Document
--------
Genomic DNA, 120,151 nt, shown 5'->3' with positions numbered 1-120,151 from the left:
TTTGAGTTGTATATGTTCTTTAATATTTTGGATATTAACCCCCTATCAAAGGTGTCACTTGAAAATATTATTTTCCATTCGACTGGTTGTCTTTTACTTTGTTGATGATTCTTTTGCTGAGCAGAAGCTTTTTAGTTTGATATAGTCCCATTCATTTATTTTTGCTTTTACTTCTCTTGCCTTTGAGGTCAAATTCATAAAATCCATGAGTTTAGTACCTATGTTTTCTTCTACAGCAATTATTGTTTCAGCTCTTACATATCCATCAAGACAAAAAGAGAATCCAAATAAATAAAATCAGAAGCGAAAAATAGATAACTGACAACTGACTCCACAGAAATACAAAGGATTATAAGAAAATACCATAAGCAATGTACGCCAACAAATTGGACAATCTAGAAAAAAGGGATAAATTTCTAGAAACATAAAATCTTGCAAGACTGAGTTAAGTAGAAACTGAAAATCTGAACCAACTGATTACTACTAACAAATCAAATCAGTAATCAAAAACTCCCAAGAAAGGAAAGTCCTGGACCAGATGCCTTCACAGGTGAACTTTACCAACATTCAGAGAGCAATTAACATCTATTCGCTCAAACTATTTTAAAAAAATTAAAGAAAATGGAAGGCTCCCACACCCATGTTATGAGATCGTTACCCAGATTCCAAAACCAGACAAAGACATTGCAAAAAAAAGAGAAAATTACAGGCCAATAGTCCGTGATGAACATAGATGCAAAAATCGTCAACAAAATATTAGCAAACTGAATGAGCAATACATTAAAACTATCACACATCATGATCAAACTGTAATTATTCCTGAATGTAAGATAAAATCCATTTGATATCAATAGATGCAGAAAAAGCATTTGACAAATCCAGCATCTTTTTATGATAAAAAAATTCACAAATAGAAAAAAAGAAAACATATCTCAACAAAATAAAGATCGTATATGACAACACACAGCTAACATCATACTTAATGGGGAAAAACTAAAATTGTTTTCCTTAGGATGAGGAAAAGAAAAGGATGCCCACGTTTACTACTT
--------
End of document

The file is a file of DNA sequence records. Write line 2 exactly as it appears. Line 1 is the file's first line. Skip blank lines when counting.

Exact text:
TTTGAGTTGTATATGTTCTTTAATATTTTGGATATTAACCCCCTATCAAAGGTGTCACTTGAAAATATTATTTTCCATTCGACTGGTTGTCTTTTACTTTGTTGATGATTCTTTTGCTGAGCAGAAGCTTTTTAGTTTGATATAGTCCCATTCATTTATTTTTGCTTTTACTTCTCTTGCCTTTGAGGTCAAATTCATAAAATCCATGAGTTTAGTACCTATGTTTTCTTCTACAGCAATTATTGTTTCAGCTCTTACATATCCATCAAGACAAAAAGAGAATCCAAATAAATAAAATCAGAAGCGAAAAATAGATAACTGACAACTGACTCCACAGAAATACAAAGGATTATAAGAAAATACCATAAGCAATGTACGCCAACAAATTGGACAATCTAGAAAAAAGGGATAAATTTCTAGAAACATAAAATCTTGCAAGACTGAGTTAAGTAGAAACTGAAAATCTGAACCAACTGATTACTACTAACAAATCAAATCAGTAATCAAAAACTCCCAAGAAAGGAAAGTCCTGGACCAGATGCCTTCACAGGTGAACTTTACCAACATTCAGAGAGCAATTAACATCTATTCGCTCAAACTATTTTAAAAAAATTAAAGAAAATGGAAGGCTCCCACACCCATGTTATGAGATCGTTACCCAGATTCCAAAACCAGACAAAGACATTGCAAAAAAAAGAGAAAATTACAGGCCAATAGTCCGTGATGAACATAGATGCAAAAATCGTCAACAAAATATTAGCAAACTGAATGAGCAATACATTAAAACTATCACACATCATGATCAAACTGTAATTATTCCTGAATGTAAGATAAAATCCATTTGATATCAATAGATGCAGAAAAAGCATTTGACAAATCCAGCATCTTTTTATGATAAAAAAATTCACAAATAGAAAAAAAGAAAACATATCTCAACAAAATAAAGATCGTATATGACAACACACAGCTAACATCATACTTAATGGGGAAAAACTAAAATTGTTTTCCTTAGGATGAGGAAAAGAAAAGGATGCCCACGTTTACTACTT